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My education continues, with Colonel Mike Bradley and Arlette explaining the events of the night: Major Hans Schmidt had no worries that evening: his troupes were either sleeping or 'whoring' in Bénouville. There was as usual, the tremendous amount of air activity with British and American bombers crossing the channel, he paid no attention and neither did Von Luck, the other officer in charge of the bridge. Luck thought that the low flying planes were dropping by parachute, items for the resistance, the usual episodes. Little did both of these officers know that three gliders were being positioned to land right in front of the north side of the bridge, the next hour following 00.13 (22.13 UK time) was to change one of the most relevant consequences of the Second World War.

Arlette used to hold a larger collection of items handed to her by soldiers and veterans to preserve for the future however, this is now across the road at the Air Forces Museum along with tanks and planes. Also the original single track Pegasus Bridge (the contemporary bridge is a two way traffic system still mechanised to allow for large boats to travel through), is in the museum grounds.

Cafe Gondrée is a living shrine and long may it continue to be so, it allowed me to become interested in a vital part of our history that future generations need to be aware of. I for example would not normally visit the Air Forces Museum, mainly because I have, or rather had no real interest in the war, that is until now after visiting the café on Pegasus Bridge.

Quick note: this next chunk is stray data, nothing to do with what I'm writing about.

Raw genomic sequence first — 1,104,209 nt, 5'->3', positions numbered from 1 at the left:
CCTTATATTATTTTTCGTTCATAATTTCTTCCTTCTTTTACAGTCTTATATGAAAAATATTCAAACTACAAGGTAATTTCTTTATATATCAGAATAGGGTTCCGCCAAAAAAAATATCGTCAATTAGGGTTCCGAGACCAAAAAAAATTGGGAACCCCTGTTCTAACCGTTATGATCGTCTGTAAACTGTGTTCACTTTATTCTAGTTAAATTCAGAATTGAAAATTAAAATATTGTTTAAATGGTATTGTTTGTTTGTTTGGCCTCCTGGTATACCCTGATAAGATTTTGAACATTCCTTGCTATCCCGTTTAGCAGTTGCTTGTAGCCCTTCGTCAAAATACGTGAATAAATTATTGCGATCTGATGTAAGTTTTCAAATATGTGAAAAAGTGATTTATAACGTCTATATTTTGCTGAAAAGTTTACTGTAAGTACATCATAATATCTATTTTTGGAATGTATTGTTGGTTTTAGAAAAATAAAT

There is some talk that the museum wants to take the cafe from Arlette, her home for the past 74 years. I urge you all to visit her café, simply to preserve her legacy and allow yourselves to be utterly educated with a matter that concerns us all.

Colonel Mike Bradley, tells me that Arlette to this very day ensures that the war veterans can eat free of charge continuing the legacy that her mother introduced during those vital hours during the taking of Pegasus Bridge on D Day, where her family cafe was used as a make shift hospital.

The special cafe is just one of the enormous interests of the day, which you can experience through Conciair, from RAF Westhampnett. The highly knowledgeable Colonel explains which regiment landed along the 50 miles of beach as you fly low over it. Juno, Gold or Sword may be beaches you may have heard in connection with D Day, only when you fly over them can you really understand how many people lost their lives to preserve our freedom: I salute the 156,000 soldiers who landed on the Normandy beaches to fight for us. The 6483 ships included 287 mine sweepers, 1213 war ships, 7 battle ships, 3 aircraft carriers, 100 destroyers and 4000 landing craft.
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I flew with Conciair from RAF Westhampnet to the airfield at Carpiquet, Caen, Normandy. The day trip starts from £545 for the trip to this special café on Pegasus Bridge and a cemetery (other bespoke packages available). One film I have yet to see is 'Band of Brothers', where now I think I will have a new understanding of the longest day.

After my day trip to see Arlette and the Bridge that helped the allied forces break through into the German stronghold on June 6th 1944, my interest in current warfare has suddenly taken a turn. I appreciate why Madame Gondrée is a living legend
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Photos by Lara Platman